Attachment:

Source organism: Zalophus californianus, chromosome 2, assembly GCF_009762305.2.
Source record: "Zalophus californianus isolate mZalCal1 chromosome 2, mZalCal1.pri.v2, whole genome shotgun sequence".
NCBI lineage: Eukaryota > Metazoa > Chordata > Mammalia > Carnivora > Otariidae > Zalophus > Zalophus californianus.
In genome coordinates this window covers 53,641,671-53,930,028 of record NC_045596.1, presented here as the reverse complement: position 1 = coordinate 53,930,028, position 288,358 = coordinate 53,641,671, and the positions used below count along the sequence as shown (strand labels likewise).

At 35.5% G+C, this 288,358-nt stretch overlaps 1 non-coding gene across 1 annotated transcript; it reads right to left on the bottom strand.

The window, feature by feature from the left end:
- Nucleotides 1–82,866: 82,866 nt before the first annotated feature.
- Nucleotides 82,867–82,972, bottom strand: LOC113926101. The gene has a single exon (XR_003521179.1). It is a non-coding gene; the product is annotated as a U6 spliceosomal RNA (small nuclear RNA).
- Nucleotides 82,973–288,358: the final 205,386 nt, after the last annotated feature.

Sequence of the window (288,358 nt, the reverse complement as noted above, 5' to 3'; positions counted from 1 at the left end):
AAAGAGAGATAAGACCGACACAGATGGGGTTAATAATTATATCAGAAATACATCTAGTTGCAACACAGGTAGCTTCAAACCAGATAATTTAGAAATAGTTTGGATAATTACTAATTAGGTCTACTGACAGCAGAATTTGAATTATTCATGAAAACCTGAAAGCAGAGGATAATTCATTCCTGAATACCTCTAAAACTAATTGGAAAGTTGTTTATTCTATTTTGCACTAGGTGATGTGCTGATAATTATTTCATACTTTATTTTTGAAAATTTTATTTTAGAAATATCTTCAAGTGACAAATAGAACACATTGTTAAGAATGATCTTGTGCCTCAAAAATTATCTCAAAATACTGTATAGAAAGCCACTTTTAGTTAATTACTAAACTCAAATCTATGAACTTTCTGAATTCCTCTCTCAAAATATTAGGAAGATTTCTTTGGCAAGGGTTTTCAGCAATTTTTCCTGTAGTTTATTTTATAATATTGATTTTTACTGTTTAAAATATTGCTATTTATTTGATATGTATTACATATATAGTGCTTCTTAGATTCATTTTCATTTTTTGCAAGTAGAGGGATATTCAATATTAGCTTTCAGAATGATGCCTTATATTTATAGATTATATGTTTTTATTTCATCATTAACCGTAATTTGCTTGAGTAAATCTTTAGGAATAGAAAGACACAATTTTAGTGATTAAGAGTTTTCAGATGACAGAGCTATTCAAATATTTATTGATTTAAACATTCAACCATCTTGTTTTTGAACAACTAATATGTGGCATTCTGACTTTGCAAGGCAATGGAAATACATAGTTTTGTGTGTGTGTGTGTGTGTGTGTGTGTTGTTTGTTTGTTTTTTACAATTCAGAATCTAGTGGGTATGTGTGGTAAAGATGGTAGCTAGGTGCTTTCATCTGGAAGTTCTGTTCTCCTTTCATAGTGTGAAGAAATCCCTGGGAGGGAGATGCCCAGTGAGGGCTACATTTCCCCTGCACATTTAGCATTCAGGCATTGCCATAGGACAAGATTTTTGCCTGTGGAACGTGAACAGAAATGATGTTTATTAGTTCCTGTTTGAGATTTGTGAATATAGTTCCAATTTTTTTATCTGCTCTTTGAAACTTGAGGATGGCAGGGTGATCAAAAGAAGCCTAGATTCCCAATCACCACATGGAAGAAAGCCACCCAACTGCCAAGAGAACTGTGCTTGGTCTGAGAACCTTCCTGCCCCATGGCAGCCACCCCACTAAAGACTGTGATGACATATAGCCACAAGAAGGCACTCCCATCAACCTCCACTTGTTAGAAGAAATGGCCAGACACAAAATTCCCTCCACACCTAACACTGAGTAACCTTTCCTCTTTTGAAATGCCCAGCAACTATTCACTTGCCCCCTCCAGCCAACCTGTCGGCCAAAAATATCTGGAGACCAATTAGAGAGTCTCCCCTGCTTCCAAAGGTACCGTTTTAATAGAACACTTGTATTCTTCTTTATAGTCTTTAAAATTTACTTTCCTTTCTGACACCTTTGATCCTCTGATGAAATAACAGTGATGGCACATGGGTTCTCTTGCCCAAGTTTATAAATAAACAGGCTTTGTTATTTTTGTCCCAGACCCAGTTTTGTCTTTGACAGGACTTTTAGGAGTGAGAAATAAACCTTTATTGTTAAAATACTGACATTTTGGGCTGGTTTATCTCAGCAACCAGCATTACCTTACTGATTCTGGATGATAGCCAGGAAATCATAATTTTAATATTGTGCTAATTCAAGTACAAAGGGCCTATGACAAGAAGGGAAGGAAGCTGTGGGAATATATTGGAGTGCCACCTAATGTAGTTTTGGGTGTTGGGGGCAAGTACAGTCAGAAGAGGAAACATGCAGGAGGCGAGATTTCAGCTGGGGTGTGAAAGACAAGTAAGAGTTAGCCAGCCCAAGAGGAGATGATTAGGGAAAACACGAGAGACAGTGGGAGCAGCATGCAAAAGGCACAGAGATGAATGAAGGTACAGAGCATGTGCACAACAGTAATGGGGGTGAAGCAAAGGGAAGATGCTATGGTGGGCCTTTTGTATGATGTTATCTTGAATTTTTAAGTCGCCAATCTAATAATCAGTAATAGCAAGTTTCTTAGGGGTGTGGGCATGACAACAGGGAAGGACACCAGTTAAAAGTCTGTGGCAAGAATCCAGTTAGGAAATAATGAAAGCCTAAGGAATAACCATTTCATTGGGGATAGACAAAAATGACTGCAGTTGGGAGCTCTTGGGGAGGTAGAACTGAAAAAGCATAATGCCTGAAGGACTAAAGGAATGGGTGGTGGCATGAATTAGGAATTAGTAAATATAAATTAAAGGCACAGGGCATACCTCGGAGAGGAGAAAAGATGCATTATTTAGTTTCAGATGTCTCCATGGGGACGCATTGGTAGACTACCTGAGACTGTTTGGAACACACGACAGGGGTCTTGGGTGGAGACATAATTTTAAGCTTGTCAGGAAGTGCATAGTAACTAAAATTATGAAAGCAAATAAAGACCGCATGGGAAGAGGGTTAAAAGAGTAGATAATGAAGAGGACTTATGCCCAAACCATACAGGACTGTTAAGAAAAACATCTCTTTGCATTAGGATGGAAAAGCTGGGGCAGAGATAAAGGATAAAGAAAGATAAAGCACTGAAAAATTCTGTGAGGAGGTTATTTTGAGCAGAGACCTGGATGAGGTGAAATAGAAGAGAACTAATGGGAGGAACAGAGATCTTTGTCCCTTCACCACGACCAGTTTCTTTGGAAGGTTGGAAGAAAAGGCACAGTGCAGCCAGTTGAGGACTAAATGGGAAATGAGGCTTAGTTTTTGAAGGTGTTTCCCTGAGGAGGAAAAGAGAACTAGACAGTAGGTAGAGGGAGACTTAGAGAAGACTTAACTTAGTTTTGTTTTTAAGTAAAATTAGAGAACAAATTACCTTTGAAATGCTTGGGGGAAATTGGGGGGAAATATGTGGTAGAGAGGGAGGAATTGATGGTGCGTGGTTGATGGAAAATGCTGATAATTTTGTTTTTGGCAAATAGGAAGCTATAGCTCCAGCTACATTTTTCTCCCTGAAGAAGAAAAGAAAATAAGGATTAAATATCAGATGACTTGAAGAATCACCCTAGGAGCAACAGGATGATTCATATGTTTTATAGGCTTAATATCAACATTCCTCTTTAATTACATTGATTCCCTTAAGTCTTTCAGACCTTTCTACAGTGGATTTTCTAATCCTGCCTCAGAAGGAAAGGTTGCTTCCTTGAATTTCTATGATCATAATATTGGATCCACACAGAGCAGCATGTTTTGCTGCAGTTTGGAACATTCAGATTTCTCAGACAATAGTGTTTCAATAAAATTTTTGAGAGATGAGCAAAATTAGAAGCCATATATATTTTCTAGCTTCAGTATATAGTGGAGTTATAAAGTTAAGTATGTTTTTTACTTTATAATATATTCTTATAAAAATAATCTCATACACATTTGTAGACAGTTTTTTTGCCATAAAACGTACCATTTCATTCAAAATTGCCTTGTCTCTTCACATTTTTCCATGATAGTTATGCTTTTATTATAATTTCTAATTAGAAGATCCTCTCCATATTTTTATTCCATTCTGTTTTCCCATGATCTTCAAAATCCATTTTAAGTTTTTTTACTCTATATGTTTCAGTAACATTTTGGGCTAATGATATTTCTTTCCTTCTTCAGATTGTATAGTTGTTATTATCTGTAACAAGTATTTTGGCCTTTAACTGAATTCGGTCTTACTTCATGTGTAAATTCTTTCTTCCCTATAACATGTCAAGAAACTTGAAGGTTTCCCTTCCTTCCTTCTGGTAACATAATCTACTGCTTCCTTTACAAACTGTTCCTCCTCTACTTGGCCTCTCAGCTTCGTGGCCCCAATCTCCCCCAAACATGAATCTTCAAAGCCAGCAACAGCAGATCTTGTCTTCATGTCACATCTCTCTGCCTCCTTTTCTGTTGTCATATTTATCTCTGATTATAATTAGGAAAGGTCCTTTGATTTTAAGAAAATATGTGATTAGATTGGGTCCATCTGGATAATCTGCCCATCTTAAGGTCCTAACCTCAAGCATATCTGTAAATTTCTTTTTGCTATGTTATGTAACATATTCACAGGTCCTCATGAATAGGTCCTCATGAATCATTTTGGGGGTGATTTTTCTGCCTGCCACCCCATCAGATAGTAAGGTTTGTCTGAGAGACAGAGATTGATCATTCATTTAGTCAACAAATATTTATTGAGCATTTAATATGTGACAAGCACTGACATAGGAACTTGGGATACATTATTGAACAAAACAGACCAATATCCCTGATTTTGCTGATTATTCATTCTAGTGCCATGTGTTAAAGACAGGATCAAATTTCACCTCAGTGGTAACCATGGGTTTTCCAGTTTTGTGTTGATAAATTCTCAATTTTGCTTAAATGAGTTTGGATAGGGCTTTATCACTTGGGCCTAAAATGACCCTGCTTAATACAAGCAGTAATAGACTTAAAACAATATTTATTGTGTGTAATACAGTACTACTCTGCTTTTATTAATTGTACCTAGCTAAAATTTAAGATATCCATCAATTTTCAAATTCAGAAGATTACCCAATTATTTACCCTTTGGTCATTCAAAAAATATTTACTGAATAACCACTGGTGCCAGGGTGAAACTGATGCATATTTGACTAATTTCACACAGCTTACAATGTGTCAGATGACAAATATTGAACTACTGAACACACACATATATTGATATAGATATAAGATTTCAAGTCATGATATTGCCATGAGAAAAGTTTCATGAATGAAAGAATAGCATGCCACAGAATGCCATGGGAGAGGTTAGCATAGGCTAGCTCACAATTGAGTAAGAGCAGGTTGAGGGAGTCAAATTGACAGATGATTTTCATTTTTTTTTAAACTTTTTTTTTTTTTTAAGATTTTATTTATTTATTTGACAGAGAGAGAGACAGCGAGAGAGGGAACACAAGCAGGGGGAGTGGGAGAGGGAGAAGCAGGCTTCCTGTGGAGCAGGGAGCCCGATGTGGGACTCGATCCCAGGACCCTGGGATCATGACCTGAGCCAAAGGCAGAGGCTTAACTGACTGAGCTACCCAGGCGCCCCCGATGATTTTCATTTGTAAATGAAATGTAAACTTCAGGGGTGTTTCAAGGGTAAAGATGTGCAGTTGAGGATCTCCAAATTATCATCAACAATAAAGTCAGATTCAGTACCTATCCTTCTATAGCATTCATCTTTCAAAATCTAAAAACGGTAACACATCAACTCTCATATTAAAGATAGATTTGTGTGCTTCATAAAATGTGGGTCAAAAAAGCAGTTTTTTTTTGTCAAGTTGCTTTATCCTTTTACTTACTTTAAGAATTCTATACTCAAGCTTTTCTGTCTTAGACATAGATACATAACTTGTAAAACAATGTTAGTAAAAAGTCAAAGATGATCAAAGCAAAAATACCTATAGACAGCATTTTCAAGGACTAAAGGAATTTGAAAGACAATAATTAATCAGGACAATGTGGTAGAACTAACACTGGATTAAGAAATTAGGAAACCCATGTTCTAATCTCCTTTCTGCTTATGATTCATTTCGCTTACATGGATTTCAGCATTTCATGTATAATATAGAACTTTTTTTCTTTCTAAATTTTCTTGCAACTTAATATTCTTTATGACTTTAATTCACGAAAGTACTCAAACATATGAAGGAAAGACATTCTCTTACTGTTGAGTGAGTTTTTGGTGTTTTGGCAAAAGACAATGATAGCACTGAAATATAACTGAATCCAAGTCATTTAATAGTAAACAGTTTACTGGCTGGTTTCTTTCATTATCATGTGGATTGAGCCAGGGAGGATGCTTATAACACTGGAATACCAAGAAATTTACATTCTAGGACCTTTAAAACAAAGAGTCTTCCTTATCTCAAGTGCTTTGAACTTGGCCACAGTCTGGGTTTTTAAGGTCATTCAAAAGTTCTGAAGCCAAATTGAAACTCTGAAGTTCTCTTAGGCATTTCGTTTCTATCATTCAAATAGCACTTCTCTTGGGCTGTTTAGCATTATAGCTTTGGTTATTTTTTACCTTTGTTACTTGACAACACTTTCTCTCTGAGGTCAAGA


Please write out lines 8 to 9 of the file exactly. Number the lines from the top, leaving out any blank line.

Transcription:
- Nucleotides 82,867–82,972, bottom strand: LOC113926101. The gene has a single exon (XR_003521179.1). It is a non-coding gene; the product is annotated as a U6 spliceosomal RNA (small nuclear RNA).
- Nucleotides 82,973–288,358: the final 205,386 nt, after the last annotated feature.